(Washington, D.C.) What if they hacked into your e-mail and no one noticed? That's exactly what happened after the hacker group Anonymous broke into Republican Vice Presidential candidate Sarah Palin's Yahoo account. They also broke into Republican Presidential candidate John McCain's Gmail account.
The site which published "screen grabs" of Palin's Yahoo e-mail, had McCain's e-mails as well but judged "these are about as exciting as Stevie Wonder watching an apple turn brown" and choose to pass on publication. This was according to competitive web feces flinging web site, The Drudge Report.
A call to the website's offices from the Associated Press confirmed The Drudge Report statement. "Yes, John McCain's Gmail account was hacked," said the source speaking on the condition of anonymity. "And we were given those screen grabs as well. We choose to go with Palin's because if you think John McCain is a boring speaker then my advice to you would be don't read his e-mail before driving or operating heavy machinery." A follow-up question by the AP reporter asking if in fact this meant that the e-mail content was boring was answered with "boring would be a bit too manic. Catatonic would come close."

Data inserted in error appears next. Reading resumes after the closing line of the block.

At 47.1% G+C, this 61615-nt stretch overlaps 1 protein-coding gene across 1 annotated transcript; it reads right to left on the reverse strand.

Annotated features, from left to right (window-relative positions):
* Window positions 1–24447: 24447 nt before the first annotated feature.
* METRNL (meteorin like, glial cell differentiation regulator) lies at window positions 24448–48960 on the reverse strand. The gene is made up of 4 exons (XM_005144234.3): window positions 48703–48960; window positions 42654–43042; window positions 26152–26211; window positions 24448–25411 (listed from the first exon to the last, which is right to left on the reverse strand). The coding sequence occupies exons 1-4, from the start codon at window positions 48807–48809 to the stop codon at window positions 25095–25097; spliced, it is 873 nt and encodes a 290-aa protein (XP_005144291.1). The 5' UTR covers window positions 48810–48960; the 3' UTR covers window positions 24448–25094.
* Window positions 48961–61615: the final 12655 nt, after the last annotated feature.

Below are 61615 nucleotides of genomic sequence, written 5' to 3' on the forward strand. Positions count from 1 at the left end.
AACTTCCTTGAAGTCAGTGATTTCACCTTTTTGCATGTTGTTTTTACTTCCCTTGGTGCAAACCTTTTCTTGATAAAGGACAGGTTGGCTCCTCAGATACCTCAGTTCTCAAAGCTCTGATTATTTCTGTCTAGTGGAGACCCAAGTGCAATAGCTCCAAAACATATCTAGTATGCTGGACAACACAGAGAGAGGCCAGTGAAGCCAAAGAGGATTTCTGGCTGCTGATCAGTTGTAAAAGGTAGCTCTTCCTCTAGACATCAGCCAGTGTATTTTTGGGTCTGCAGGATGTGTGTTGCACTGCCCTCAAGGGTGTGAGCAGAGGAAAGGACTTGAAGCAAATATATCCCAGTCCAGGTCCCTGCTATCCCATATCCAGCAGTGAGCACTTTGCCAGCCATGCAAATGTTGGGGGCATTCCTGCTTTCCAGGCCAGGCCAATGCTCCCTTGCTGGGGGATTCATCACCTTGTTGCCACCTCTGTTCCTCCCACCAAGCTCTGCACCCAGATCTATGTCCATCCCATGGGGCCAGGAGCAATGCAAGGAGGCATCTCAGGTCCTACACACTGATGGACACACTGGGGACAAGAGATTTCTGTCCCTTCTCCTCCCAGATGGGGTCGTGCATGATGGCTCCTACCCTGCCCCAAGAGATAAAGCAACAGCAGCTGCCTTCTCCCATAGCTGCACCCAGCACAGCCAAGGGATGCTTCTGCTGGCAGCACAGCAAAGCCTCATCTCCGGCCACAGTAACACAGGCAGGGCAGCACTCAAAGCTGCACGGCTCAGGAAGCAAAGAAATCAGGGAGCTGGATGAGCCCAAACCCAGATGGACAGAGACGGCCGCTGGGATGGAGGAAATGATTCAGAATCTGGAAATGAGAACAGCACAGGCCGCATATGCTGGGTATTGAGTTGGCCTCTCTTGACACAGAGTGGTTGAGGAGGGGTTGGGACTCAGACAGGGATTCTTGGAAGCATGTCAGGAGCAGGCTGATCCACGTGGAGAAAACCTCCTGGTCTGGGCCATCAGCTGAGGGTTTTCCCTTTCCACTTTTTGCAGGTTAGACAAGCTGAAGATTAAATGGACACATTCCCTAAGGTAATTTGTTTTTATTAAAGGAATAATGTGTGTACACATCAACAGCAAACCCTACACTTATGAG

The McCain camp was quick to react to the statement, releasing their statement on the McCain web site, from campaign manager Rick Davis. "Senator McCain would first like to make absolutely clear that while he is extremely familiar with internet technology and has been for the last two years, after it was explained to him, he in no way advocates hacking. That said, the Senator takes offense that the content of his e-mails would be categorized in any way short of electric and, at times, high voltage." McCain addressed the issue at a campaign stop in Bud Lake, New Jersey. "To those in the media who would say that I'm a boring speaker, let me say this. You're talking to the future President. And it's time for a little straight talk."
The Obama campaign is also standing with McCain on the violation of privacy. Democratic Presidential candidate Barack Obama took time from a fund raising chat to address the issue. "A violation of a person's privacy is unacceptable in any instance. After all, who are we? Republicans? And while I can't comment on the riveting nature of my opponent's e-mails, I would read them; but I just can't risk any extra shut-eye during this final stretch. What deeply troubles me is reducing a world famous African American entertainer as a simile. Why doesn't the McCain camp express outrage over this?"
A follow-up question to Obama asking why he is not outraged over Palin's use of a private e-mail account for Alaskan government business was not answered. It was also not answered by McCain, who simply replied, "I'd tell you, but you'd probably be asleep by the time I finished my answer. Not so smart now, are you, Punk?"